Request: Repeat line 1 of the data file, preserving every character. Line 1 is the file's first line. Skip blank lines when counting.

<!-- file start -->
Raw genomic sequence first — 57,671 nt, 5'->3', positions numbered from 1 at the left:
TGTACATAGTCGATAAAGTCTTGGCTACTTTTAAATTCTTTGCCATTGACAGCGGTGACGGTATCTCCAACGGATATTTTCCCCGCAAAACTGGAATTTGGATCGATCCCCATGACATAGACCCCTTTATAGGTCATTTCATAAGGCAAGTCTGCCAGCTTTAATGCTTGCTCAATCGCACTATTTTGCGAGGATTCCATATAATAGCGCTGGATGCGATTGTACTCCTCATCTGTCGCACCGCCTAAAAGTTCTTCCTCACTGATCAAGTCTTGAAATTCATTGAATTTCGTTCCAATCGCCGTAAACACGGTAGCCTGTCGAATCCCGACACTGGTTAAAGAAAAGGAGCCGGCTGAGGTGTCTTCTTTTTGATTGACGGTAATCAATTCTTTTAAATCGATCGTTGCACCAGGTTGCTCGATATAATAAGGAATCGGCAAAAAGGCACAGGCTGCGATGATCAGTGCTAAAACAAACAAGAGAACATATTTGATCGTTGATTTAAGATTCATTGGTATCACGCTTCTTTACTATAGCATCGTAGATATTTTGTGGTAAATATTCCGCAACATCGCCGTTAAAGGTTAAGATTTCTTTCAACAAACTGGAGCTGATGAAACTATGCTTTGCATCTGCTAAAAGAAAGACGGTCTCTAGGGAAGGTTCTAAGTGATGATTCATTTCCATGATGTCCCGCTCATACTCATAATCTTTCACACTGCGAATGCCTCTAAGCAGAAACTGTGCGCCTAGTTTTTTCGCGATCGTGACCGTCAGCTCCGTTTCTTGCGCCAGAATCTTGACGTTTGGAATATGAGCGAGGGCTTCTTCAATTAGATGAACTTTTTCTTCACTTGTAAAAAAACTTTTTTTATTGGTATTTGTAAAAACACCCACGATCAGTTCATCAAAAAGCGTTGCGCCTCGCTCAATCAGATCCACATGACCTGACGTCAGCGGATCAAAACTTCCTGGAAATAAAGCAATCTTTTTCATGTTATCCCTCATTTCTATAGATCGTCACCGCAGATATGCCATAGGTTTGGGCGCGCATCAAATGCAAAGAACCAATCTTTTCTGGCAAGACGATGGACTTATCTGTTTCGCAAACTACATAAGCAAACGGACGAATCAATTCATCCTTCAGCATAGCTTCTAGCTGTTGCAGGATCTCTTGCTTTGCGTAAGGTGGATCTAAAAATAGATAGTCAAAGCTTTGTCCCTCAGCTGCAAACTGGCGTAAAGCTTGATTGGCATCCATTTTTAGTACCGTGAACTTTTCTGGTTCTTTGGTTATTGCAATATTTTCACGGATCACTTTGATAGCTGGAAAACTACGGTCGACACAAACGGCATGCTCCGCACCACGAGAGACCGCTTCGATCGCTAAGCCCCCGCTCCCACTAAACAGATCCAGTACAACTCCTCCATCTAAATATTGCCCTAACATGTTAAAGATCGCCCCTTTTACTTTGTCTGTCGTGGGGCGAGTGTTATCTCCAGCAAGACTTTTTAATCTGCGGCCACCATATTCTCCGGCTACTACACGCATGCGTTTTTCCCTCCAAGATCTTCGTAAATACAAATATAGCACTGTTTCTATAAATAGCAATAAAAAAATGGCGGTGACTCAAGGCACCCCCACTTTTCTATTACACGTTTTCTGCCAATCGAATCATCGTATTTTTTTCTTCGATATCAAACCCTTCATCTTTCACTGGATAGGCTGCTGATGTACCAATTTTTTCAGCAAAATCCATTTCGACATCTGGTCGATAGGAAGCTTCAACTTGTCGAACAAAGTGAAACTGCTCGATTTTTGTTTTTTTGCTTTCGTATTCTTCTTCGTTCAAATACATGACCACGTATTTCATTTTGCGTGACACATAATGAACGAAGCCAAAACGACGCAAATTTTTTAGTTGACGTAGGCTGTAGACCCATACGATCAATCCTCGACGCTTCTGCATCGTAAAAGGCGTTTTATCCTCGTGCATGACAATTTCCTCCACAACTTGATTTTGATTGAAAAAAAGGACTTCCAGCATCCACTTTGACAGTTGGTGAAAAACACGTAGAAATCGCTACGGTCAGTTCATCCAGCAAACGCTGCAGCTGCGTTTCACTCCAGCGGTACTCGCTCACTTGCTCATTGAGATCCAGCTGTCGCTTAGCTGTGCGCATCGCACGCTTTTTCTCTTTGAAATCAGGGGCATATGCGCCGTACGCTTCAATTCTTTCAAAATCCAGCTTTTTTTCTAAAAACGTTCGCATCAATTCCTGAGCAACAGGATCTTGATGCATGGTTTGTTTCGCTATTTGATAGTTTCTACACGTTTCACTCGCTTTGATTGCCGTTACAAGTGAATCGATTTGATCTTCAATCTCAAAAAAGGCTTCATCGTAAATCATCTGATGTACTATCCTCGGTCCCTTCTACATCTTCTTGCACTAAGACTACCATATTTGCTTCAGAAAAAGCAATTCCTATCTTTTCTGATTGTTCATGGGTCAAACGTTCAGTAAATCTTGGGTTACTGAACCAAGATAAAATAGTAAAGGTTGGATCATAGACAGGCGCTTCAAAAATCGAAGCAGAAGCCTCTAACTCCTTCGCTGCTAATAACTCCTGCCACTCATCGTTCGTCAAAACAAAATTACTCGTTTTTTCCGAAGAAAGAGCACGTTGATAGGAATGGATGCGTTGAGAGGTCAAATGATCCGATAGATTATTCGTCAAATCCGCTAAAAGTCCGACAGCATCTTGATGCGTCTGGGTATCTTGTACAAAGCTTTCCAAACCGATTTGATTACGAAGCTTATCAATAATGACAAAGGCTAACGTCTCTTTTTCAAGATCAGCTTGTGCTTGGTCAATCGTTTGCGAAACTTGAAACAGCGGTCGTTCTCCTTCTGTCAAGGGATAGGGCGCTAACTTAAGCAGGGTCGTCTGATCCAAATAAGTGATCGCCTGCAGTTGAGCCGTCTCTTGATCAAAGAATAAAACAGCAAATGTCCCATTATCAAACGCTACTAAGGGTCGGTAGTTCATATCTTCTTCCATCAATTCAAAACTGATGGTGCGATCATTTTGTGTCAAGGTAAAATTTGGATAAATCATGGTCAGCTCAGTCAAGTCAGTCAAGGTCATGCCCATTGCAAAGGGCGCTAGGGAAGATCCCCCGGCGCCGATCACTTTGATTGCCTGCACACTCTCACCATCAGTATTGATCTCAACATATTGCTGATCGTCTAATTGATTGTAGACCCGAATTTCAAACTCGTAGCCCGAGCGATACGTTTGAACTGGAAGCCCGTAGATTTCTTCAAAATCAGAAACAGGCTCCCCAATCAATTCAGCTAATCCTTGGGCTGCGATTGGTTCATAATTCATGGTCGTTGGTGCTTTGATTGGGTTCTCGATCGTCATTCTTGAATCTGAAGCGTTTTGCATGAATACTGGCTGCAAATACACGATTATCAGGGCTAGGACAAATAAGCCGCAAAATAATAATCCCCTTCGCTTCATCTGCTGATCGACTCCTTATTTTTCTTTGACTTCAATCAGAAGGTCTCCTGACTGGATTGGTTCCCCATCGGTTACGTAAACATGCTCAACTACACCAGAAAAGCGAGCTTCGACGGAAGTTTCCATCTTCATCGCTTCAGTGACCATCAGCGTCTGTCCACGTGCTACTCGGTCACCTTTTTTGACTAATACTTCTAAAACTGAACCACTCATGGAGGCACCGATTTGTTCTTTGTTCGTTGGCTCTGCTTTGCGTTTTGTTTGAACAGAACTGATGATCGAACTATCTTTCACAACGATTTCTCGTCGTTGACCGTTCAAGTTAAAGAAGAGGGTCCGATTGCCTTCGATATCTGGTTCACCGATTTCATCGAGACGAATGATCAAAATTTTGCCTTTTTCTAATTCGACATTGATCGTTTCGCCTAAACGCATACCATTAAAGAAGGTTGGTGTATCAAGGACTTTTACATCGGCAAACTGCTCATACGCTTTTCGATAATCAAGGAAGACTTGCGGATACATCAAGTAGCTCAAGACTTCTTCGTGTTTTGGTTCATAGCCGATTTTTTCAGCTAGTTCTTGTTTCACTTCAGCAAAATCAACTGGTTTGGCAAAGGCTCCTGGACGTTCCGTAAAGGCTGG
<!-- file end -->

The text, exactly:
Raw genomic sequence first — 57,671 nt, 5'->3', positions numbered from 1 at the left: